Appeal from the Order Entered February 29, 1996. Docketed March 12, 1996. In the Court of Common Pleas of Lycoming County. Criminal Division No. 95-11, 434.
Before: Tamilia, J., Hudock, J., Cercone, P.j.e. Opinion BY Cercone, J.
The opinion of the court was delivered by: Cercone
This is a commonwealth appeal from an order of the lower court suppressing evidence. We reverse.
On June 11, 1995, appellee was charged with driving under the influence of alcohol. *fn1 On December 12, 1995, appellee filed an omnibus pre-trial motion, including a motion to suppress. A suppression hearing was held on February 21, 1996. On March 12, 1996, the lower court issued an order granting appellee's suppression motion. The Commonwealth then filed this timely appeal indicating that the lower court's order substantially handicapped the prosecution. The Commonwealth raises the following issue on appeal: whether the lower court erred in granting appellee's motion to suppress when the police initiated a valid investigatory detention, and detained appellee for fifteen minutes while conducting an investigation of another individual who was detained at the same time?
Our standard of review of an order suppressing evidence is as follows:
we must consider only the evidence of the defendant's witnesses and so much of the Commonwealth evidence that, read in the context of the record as a whole, remains uncontradicted. Furthermore, our scope of appellate review is limited primarily to questions of law. We are bound by the suppression court's findings of fact if those findings are supported by the record. Factual findings wholly lacking in evidence, however, may be rejected.
Commonwealth v. Johnson, 444 Pa. Super. 289, 292-93, 663 A.2d 787, 789 (1995).
At the suppression hearing, Trooper Patrick Tunzo testified that on June 11, 1995, he got a call from the police communications desk that a white male with red hair was driving a gray Isuzu Trooper, erratically and while intoxicated, in the parking lot of the Red Lobster at Loyal Plaza. The trooper went to Loyal Plaza and observed a gray Isuzu Trooper in a parking spot getting ready to back out. Officer Tunzo observed a male with red hair on the right side of the vehicle. As the vehicle backed up, Officer Tunzo stopped it. A white female, with last name of Cooley was inside the vehicle. The man with red hair (appellee) was on the sidewalk, approximately twenty to thirty feet away.
Trooper Tunzo indicated that another state trooper, Trooper Stine was also at the scene at that point. Trooper Stine went to talk to appellee. Trooper Tunzo determined that Ms. Cooley was intoxicated and he told her to get out of the vehicle. Officer Tunzo asked appellee if he had been driving the vehicle, and appellee responded "Just up to K-Mart and back." N.T. 2/21/96, at 10. Prior to that, Officer Tunzo went to the complainant, Ms. Paternastro to find out if appellee was the driver initially. After appellee indicated he had driven the vehicle, Trooper Tunzo attempted to perform field sobriety tests on him. Appellee failed the tests. At that point, based on appellee's speech, appearance, the smell of alcohol on him, and his inability to perform the field sobriety tests, Trooper Tunzo placed him under arrest. Trooper Tunzo indicated that appellee "reeked of alcohol. spoke with a slurred speech, his eyes were glassy and his dress was unkept." Id. at 13.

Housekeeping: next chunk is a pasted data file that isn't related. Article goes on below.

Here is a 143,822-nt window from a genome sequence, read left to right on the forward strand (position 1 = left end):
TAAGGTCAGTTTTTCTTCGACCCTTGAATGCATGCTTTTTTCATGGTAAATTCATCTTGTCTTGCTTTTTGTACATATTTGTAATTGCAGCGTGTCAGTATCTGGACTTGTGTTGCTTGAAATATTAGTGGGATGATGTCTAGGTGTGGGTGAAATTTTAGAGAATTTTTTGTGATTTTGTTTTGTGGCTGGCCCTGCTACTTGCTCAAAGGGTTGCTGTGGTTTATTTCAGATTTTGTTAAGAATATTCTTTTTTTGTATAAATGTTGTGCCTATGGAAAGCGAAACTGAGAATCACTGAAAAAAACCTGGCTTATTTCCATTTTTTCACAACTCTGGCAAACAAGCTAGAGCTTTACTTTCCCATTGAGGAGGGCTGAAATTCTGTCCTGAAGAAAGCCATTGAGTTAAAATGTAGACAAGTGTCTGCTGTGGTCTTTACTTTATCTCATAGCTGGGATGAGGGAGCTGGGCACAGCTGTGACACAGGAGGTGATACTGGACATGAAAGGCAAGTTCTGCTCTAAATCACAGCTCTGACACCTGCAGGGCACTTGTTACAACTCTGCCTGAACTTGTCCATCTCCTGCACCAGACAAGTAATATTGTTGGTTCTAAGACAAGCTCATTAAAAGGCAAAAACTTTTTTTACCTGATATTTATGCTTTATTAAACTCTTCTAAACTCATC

On cross-examination, Trooper Tunzo admitted that he could not recall if the word "erratically" was used to refer to appellee's driving in the report from the police communications center. Trooper Tunzo also indicated that approximately fifteen minutes elapsed between when he arrived on the scene and when he went into the Red Lobster and spoke with the complainant. He stated that Ms. Paternastro came out with him and identified appellee as the person she saw driving the Isuzu trooper.
On redirect examination, Trooper Tunzo testified that after approximately one to one and a half minutes after arriving on the scene, he determined that appellee and Ms. Cooley were together. He stated that Ms. Cooley had a very strong odor of alcohol on her breath, glassy eyes, and slurred speech. Trooper Tunzo decided to administer field sobriety tests to her which took approximately five minutes.
A police officer may stop and briefly detain an individual in order to conduct a limited investigation under Terry v. Ohio, 392 U.S. 1, 88 S. Ct. 1868, 20 L. Ed. 2d 889 (1968), "if the officer has a reasonable suspicion, based on specific and articulable facts that criminal activity is afoot." Commonwealth v. Ragan, 438 Pa. Super. 505, 513, 652 A.2d 925, 929 (1995), appeal denied, 541 Pa. 650, 664 A.2d 540 (1995). Here, the lower court found that the initial detention of appellee was valid, and appellee does not dispute that finding. The question which ...